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PHP Syntactic sugar

In computer science, syntactic sugar is syntax within a programming language that is designed to make things easier to read or to express. It makes the language "sweeter" for human use: things can be expressed more clearly, more concisely, or in an alternative style that some may prefer. ref

As you're studying the form inputs examples I refer to in Week 3's lecture videos, you'll see some examples of PHP shortcuts for writing if constructs.

These shortcuts (often refered to as “syntactic sugar”) can be used to make code more succinct and easier to parse, and this can be especially useful in display files where we want to minimize the PHP syntax in favor of HTML.

Let's look at two important examples...

Ternary operator (? :)

The ternary operator ? : can be used to shorten simple if constructs.

For an example, consider the following code:

if (!isset($_POST['action'])) {
    $action = 'default';
    
} else {
    $action = $_POST['action'];
}

Using a ternary operator, we can shorten the above code to this:

$action = (!isset($_POST['action'])) ? 'default' : $_POST['action'];

The use of the ternary operator follows this pattern:

(boolean expression) ? optionA : optionB

A boolean expression is evaluated, and if it evaluates to true, optionA is chosen, otherwise optionB is chosen.

Notice that the boolean expression is followed by a question mark (?), and each option is separated by a colon (:).

Here's another example:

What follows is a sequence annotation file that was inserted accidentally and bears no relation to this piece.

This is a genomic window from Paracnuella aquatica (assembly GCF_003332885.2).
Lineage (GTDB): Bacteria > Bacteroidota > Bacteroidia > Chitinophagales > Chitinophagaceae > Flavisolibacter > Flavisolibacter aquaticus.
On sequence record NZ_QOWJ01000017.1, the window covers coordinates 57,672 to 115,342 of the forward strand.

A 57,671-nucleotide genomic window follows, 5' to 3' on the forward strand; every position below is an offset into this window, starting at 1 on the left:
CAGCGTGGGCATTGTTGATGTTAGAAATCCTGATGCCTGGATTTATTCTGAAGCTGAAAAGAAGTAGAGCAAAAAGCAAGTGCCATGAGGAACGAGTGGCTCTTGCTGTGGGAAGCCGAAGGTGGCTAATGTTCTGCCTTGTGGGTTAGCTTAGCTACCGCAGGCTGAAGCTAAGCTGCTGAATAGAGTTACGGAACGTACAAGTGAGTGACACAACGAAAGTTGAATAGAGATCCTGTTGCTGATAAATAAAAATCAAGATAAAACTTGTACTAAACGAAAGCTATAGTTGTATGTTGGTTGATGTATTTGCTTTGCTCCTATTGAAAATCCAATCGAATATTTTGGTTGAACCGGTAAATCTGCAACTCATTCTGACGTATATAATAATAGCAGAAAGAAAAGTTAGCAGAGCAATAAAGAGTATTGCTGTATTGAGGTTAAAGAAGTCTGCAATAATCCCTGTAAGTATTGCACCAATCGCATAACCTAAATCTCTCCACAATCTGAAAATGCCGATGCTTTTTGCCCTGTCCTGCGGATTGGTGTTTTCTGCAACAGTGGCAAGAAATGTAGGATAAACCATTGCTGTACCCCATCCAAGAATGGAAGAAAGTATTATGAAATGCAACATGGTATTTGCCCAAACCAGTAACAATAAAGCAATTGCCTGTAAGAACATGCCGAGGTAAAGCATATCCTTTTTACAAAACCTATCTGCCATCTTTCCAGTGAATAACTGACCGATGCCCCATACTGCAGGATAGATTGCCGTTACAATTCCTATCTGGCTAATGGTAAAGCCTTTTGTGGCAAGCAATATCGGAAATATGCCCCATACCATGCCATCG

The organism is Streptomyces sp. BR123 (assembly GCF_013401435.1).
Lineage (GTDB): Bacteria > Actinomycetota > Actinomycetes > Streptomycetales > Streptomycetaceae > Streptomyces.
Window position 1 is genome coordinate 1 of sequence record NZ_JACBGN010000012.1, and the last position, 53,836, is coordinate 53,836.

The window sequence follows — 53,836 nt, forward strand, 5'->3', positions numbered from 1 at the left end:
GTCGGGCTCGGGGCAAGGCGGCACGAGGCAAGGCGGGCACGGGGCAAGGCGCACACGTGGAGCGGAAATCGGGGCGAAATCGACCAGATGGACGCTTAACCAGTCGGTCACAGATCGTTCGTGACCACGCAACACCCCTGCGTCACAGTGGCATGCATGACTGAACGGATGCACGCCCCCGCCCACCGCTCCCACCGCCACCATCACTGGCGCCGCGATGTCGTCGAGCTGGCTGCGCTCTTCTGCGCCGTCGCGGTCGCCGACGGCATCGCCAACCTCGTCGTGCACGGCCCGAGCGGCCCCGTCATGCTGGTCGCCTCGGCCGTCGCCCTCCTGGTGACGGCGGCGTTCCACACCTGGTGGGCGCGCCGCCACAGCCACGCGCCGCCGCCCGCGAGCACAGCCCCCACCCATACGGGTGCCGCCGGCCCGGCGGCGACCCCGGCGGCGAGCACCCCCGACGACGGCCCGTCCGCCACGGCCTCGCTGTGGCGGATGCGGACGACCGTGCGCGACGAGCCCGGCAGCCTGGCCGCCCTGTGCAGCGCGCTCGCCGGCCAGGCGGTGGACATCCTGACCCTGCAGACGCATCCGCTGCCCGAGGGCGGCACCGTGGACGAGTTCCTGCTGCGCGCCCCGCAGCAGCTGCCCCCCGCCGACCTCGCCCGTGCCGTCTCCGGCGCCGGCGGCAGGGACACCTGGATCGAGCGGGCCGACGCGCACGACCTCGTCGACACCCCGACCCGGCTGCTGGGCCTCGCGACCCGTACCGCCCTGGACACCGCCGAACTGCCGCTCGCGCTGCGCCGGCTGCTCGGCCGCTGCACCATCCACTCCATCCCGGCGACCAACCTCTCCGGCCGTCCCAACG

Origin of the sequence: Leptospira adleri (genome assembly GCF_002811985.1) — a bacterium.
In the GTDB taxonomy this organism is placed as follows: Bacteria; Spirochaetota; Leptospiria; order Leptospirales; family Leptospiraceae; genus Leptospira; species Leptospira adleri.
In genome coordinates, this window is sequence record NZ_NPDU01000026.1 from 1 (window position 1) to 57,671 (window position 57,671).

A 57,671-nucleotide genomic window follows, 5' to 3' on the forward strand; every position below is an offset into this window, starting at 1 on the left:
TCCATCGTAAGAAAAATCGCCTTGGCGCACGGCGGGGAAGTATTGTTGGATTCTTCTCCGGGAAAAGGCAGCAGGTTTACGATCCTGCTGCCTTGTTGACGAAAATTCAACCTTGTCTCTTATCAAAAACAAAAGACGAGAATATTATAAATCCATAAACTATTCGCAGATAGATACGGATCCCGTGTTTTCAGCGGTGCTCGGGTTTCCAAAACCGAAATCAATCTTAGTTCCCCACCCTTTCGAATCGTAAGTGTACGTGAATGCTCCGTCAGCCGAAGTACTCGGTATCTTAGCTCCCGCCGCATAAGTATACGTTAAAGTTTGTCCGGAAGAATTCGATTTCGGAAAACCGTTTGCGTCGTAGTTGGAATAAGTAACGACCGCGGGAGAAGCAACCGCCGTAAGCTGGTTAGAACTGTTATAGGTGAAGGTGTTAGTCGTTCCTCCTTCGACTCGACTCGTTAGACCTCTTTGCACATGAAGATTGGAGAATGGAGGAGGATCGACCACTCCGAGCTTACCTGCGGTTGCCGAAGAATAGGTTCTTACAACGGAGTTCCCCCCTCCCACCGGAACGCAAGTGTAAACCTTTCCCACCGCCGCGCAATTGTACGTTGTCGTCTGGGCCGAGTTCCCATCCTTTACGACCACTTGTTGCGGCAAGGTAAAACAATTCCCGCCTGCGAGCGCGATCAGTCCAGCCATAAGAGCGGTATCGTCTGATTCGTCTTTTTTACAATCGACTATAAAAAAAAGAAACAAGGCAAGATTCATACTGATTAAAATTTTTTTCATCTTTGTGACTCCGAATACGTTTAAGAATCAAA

if($total > 0) {
    $prefix = '+';
}
else {
    $prefix = '-';
}

This can be shortened to...

$prefix = ($total > 0) ? '+' : '-';

Null Coalescing Operator (??)

Another shortcut operator is the null coalescing operator, or ??, which allows you to specify an alternative value, if the value you're seeking is null.

For example:

$action = $_POST['action'] ?? 'default';

In this example, if $_POST['action'] was not null, $action would be set to whatever $_POST['action'] is. However, if $_POST['action'] was null, it would be set to the string 'default'.

The above code is equivalent to the following:

if (isset($_POST['action'])) {
    $action = $_POST['action'];
} else {
    $action = 'default';
}

The null coalescing operator can be handy for making display code more succinct. For example:

Before:

<input type='text' name='searchTerm' value='<?php if (isset($searchTerm)) echo $searchTerm ?>'>

After:

<input type='text' name='searchTerm' value='<?= $searchTerm ?? '' ?>'>

When to use these shortcuts and when to avoid them

The above shortcuts are best reserved for simplifying short if constructs where you're choosing between simple values or expressions.

For more complex values/expressions, however, the shortcut can make for a complex line of code that is needlessly difficult to understand at a glance.

For example, in Foobooks0, we saw this if statement:

if($caseSensitive) {
    $match = $title == $searchTerm;
} else {
    $match = strtolower($title) == strtolower($searchTerm);
}

If we were to re-write that using a ternary operator, it'd look like this:

$match = ($caseSensitive) ? $title == $searchTerm : strtolower($title) == strtolower($searchTerm);

Arguably, this single line statement is a bit of a “mouthful” and sacrifices clarify for the sake of brevity.

Reference